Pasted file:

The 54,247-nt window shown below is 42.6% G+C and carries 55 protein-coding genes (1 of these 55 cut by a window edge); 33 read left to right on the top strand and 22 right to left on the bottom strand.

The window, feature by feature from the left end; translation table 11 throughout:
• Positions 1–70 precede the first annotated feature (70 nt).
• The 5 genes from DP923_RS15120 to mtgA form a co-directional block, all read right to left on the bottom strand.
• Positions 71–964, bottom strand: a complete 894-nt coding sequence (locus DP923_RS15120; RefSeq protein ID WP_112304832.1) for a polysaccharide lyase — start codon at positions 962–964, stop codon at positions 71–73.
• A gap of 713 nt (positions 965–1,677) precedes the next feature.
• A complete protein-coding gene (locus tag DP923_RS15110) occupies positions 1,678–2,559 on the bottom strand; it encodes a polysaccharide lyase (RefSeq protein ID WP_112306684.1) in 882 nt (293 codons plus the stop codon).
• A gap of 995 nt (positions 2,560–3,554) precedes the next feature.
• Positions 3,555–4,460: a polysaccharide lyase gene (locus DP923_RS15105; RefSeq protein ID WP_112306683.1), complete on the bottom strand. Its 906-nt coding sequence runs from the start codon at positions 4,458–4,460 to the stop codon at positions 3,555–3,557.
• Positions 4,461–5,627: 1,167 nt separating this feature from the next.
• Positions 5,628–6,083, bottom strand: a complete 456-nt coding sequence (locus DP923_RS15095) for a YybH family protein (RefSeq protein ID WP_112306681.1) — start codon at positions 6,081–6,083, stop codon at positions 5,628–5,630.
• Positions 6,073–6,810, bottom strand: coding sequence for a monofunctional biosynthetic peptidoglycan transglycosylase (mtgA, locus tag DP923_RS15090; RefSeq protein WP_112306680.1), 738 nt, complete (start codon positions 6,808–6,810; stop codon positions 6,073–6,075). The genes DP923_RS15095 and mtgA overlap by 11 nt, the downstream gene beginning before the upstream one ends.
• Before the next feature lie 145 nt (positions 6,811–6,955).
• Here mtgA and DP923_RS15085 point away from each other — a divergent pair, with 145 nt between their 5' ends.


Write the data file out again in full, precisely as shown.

The 54,247-nt window shown below is 42.6% G+C and carries 55 protein-coding genes (1 of these 55 cut by a window edge); 33 read left to right on the top strand and 22 right to left on the bottom strand.

The window, feature by feature from the left end; translation table 11 throughout:
• Positions 1–70 precede the first annotated feature (70 nt).
• The 5 genes from DP923_RS15120 to mtgA form a co-directional block, all read right to left on the bottom strand.
• Positions 71–964, bottom strand: a complete 894-nt coding sequence (locus DP923_RS15120; RefSeq protein ID WP_112304832.1) for a polysaccharide lyase — start codon at positions 962–964, stop codon at positions 71–73.
• A gap of 713 nt (positions 965–1,677) precedes the next feature.
• A complete protein-coding gene (locus tag DP923_RS15110) occupies positions 1,678–2,559 on the bottom strand; it encodes a polysaccharide lyase (RefSeq protein ID WP_112306684.1) in 882 nt (293 codons plus the stop codon).
• A gap of 995 nt (positions 2,560–3,554) precedes the next feature.
• Positions 3,555–4,460: a polysaccharide lyase gene (locus DP923_RS15105; RefSeq protein ID WP_112306683.1), complete on the bottom strand. Its 906-nt coding sequence runs from the start codon at positions 4,458–4,460 to the stop codon at positions 3,555–3,557.
• Positions 4,461–5,627: 1,167 nt separating this feature from the next.
• Positions 5,628–6,083, bottom strand: a complete 456-nt coding sequence (locus DP923_RS15095) for a YybH family protein (RefSeq protein ID WP_112306681.1) — start codon at positions 6,081–6,083, stop codon at positions 5,628–5,630.
• Positions 6,073–6,810, bottom strand: coding sequence for a monofunctional biosynthetic peptidoglycan transglycosylase (mtgA, locus tag DP923_RS15090; RefSeq protein WP_112306680.1), 738 nt, complete (start codon positions 6,808–6,810; stop codon positions 6,073–6,075). The genes DP923_RS15095 and mtgA overlap by 11 nt, the downstream gene beginning before the upstream one ends.
• Before the next feature lie 145 nt (positions 6,811–6,955).
• Here mtgA and DP923_RS15085 point away from each other — a divergent pair, with 145 nt between their 5' ends.